[SOLVED] Efficient element-wise matching of two arrays in python

Issue

I am working on a matching problem. I have two arrays `A` and `B` of the same size (assume 1000×1000). For each element `a_ij` in `A` (`i` and `j` are the row and column indices, respectively), I need to find the closest element `b_i?` in the `i-th` row of `B`. Right now, I have come up with three solutions:

1. Nested loop (Takes 5.47s)
2. Single loop with broadcasting (Takes 6.40s)
3. Parallel loop (Takes 30.27s)

I think the above three methods are not time-efficient enough, or at least my implementation is not good enough to achieve that (the 3rd method takes longer than I expect!). It would be nice if you can point out how can I improve my code. Thanks in advance!

My current solutions are as follows:

``````import numpy as np
import time
from joblib import Parallel, delayed

def method1(A,B): # Nested loop (as a Benchmark)
output = np.zeros(A.shape)
for r in range(A.shape[0]):
rowB = B[r]
for c in range(A.shape[1]):
elementA = A[r,c]
diff_vector = np.abs(elementA - rowB)
output[r,c] = np.argmin(diff_vector)
return output

output = np.zeros(A.shape)
for r in range(A.shape[0]):
diff_matrix = np.abs(A[r][:, np.newaxis] - B[r])
output[r] = np.argmin(diff_matrix, axis=1)
return output

def method3(A,B): # Parallel for loop
def matcher(r, A, B):
i = r//A.shape[1]
j = r % A.shape[1]

elementA = A[i, j]
rowB = B[i]
diff_vector = np.abs(elementA - rowB)
return np.argmin(diff_vector)

output = Parallel(n_jobs=4)(delayed(matcher)(r, A, B) for r in range(A.shape[0]*A.shape[1]))
output = np.reshape(output, [A.shape[0], A.shape[1]])
return output

A = np.random.randn(1000,1000)
B = np.random.randn(1000,1000)
output1 = method1(A,B)
output2 = method2(A,B)
output3 = method3(A,B)
``````

Solution

The algorithm is clearly inefficient (all methods): checking all items of `rowB` to find the one that is the closest is expensive and results in several billions of floating-point operations. Not to mention Numpy creates an expensive unnecessary temporary array for each call to `elementA - rowB` and `np.abs`.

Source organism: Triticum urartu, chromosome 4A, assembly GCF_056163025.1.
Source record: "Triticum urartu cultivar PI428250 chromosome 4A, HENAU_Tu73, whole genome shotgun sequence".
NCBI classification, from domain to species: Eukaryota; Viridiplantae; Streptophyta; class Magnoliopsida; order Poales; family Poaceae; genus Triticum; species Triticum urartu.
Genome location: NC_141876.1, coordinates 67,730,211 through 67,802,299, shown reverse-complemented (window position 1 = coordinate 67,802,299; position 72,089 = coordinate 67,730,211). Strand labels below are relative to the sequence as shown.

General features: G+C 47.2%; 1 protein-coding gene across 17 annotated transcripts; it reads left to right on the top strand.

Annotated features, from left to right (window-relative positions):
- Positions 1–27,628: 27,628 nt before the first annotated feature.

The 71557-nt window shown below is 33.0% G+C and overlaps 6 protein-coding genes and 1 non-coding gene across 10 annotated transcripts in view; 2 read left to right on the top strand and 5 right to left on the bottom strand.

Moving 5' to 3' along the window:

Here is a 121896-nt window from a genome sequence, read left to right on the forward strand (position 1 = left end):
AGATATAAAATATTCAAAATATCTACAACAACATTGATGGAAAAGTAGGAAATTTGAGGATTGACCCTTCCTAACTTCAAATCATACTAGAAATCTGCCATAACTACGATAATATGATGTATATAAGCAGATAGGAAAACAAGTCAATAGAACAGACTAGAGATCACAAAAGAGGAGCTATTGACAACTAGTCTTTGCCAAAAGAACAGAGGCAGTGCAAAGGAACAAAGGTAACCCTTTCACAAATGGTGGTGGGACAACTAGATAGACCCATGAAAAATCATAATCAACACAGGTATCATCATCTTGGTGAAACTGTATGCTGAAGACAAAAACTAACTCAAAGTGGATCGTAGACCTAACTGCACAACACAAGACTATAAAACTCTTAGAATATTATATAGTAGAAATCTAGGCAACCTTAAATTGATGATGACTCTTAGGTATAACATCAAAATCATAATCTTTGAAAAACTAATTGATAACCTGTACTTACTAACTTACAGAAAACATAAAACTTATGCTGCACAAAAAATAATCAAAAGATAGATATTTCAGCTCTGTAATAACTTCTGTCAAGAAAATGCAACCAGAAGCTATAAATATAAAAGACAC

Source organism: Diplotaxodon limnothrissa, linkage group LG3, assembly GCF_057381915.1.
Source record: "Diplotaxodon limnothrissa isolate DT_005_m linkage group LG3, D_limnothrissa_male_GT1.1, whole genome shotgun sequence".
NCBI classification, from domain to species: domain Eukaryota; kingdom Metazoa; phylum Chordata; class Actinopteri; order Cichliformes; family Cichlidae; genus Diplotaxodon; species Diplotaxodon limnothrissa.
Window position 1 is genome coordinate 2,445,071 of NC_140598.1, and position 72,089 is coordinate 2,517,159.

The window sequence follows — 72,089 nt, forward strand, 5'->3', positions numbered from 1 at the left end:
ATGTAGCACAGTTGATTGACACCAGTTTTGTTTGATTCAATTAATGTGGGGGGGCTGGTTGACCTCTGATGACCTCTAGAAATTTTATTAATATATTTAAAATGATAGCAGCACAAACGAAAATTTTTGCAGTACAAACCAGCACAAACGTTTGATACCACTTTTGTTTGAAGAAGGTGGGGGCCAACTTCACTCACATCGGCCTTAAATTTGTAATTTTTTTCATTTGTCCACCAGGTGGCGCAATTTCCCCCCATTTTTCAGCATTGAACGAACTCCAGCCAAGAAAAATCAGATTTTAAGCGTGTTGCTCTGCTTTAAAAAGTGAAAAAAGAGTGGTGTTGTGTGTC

You can speed up this by doing a sort followed by binary searches. The complexity in time of this approach is `O(n**2 log n)`, while for the initial approach it is `O(n**3)`. You can also write a parallel implementation of this algorithm easily using Numba. Moreover, you do not need to store the output in a float64-typed array: an integer-based array is enough (faster and possibly smaller).

Here is the resulting implementation:

``````import numba as nb
import numpy as np

@nb.njit('int_[:,::1](float64[:,::1],float64[:,::1])', parallel=True)
def method4(A,B):
mB = B.shape[1]
output = np.empty(A.shape, dtype=np.int_)

# Parallel loop
for r in nb.prange(A.shape[0]):
rowA = A[r]
rowB = B[r]

# Sort a row
index_rowB = np.argsort(rowB)
sorted_rowB = rowB[index_rowB]

# Fast binary search in the sorted row
# See: https://stackoverflow.com/a/46184652/12939557
idxs = np.searchsorted(sorted_rowB, rowA)
left = np.fabs(rowA - sorted_rowB[np.maximum(idxs-1, 0)])
right = np.fabs(rowA - sorted_rowB[np.minimum(idxs, mB-1)])
prev_idx_is_less = (idxs == mB) | (left < right)

# Find the position in the original unsorted array
output[r] = index_rowB[idxs - prev_idx_is_less]

return output

output4 = method4(A,B)
``````

This is 482 times faster than the fastest initial implementation (`method1`) on my 10-core machine:

``````method1:  4341 ms
method2:  5839 ms
method4:     9 ms
``````